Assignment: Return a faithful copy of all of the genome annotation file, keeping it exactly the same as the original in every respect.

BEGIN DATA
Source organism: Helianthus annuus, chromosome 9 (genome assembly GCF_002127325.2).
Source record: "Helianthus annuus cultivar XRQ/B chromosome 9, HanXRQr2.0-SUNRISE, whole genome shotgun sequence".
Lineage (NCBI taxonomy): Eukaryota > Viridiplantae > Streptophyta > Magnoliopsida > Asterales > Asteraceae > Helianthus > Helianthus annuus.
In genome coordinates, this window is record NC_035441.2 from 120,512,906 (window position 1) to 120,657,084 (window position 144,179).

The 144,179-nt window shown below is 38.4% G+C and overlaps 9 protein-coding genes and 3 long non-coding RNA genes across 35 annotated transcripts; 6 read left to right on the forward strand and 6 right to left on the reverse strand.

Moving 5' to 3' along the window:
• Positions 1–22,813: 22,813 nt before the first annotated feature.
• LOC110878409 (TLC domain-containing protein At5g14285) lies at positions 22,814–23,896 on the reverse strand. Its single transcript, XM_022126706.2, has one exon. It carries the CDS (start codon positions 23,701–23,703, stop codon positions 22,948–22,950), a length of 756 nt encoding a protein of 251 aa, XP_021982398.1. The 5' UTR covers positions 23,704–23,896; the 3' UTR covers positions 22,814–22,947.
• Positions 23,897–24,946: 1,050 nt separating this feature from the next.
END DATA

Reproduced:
Source organism: Helianthus annuus, chromosome 9 (genome assembly GCF_002127325.2).
Source record: "Helianthus annuus cultivar XRQ/B chromosome 9, HanXRQr2.0-SUNRISE, whole genome shotgun sequence".
Lineage (NCBI taxonomy): Eukaryota > Viridiplantae > Streptophyta > Magnoliopsida > Asterales > Asteraceae > Helianthus > Helianthus annuus.
In genome coordinates, this window is record NC_035441.2 from 120,512,906 (window position 1) to 120,657,084 (window position 144,179).

The 144,179-nt window shown below is 38.4% G+C and overlaps 9 protein-coding genes and 3 long non-coding RNA genes across 35 annotated transcripts; 6 read left to right on the forward strand and 6 right to left on the reverse strand.

Moving 5' to 3' along the window:
• Positions 1–22,813: 22,813 nt before the first annotated feature.
• LOC110878409 (TLC domain-containing protein At5g14285) lies at positions 22,814–23,896 on the reverse strand. Its single transcript, XM_022126706.2, has one exon. It carries the CDS (start codon positions 23,701–23,703, stop codon positions 22,948–22,950), a length of 756 nt encoding a protein of 251 aa, XP_021982398.1. The 5' UTR covers positions 23,704–23,896; the 3' UTR covers positions 22,814–22,947.
• Positions 23,897–24,946: 1,050 nt separating this feature from the next.